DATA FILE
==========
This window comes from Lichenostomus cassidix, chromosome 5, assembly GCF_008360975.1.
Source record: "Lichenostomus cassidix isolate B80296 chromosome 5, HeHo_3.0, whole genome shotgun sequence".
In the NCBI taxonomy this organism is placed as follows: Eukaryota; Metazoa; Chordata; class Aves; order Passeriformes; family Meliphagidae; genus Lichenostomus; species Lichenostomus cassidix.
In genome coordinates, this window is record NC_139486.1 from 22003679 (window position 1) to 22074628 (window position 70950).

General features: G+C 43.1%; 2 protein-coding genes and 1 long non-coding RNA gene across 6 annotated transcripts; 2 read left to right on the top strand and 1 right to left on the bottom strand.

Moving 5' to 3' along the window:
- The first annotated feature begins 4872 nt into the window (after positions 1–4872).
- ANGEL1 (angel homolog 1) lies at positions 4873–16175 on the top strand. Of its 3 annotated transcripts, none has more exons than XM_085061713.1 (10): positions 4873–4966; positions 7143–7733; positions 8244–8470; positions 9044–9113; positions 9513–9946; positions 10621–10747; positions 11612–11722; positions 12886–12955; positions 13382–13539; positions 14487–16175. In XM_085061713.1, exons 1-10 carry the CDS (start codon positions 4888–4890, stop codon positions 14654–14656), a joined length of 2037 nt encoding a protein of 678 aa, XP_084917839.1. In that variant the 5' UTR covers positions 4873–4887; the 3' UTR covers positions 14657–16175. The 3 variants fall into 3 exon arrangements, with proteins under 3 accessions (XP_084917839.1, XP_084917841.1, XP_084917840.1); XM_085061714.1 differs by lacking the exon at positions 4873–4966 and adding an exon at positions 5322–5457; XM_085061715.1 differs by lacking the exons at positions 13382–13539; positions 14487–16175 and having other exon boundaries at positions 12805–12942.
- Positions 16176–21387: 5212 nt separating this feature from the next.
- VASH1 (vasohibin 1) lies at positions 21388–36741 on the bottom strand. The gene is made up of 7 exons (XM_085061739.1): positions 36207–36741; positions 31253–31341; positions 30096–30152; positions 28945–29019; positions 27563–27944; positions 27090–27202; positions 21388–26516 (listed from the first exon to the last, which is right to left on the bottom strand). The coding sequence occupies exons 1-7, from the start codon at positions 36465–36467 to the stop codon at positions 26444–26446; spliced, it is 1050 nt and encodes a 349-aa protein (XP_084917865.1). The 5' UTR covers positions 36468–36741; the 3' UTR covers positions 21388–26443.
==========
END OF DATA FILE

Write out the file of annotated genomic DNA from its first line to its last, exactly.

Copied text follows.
This window comes from Lichenostomus cassidix, chromosome 5, assembly GCF_008360975.1.
Source record: "Lichenostomus cassidix isolate B80296 chromosome 5, HeHo_3.0, whole genome shotgun sequence".
In the NCBI taxonomy this organism is placed as follows: Eukaryota; Metazoa; Chordata; class Aves; order Passeriformes; family Meliphagidae; genus Lichenostomus; species Lichenostomus cassidix.
In genome coordinates, this window is record NC_139486.1 from 22003679 (window position 1) to 22074628 (window position 70950).

General features: G+C 43.1%; 2 protein-coding genes and 1 long non-coding RNA gene across 6 annotated transcripts; 2 read left to right on the top strand and 1 right to left on the bottom strand.

Moving 5' to 3' along the window:
- The first annotated feature begins 4872 nt into the window (after positions 1–4872).
- ANGEL1 (angel homolog 1) lies at positions 4873–16175 on the top strand. Of its 3 annotated transcripts, none has more exons than XM_085061713.1 (10): positions 4873–4966; positions 7143–7733; positions 8244–8470; positions 9044–9113; positions 9513–9946; positions 10621–10747; positions 11612–11722; positions 12886–12955; positions 13382–13539; positions 14487–16175. In XM_085061713.1, exons 1-10 carry the CDS (start codon positions 4888–4890, stop codon positions 14654–14656), a joined length of 2037 nt encoding a protein of 678 aa, XP_084917839.1. In that variant the 5' UTR covers positions 4873–4887; the 3' UTR covers positions 14657–16175. The 3 variants fall into 3 exon arrangements, with proteins under 3 accessions (XP_084917839.1, XP_084917841.1, XP_084917840.1); XM_085061714.1 differs by lacking the exon at positions 4873–4966 and adding an exon at positions 5322–5457; XM_085061715.1 differs by lacking the exons at positions 13382–13539; positions 14487–16175 and having other exon boundaries at positions 12805–12942.
- Positions 16176–21387: 5212 nt separating this feature from the next.
- VASH1 (vasohibin 1) lies at positions 21388–36741 on the bottom strand. The gene is made up of 7 exons (XM_085061739.1): positions 36207–36741; positions 31253–31341; positions 30096–30152; positions 28945–29019; positions 27563–27944; positions 27090–27202; positions 21388–26516 (listed from the first exon to the last, which is right to left on the bottom strand). The coding sequence occupies exons 1-7, from the start codon at positions 36465–36467 to the stop codon at positions 26444–26446; spliced, it is 1050 nt and encodes a 349-aa protein (XP_084917865.1). The 5' UTR covers positions 36468–36741; the 3' UTR covers positions 21388–26443.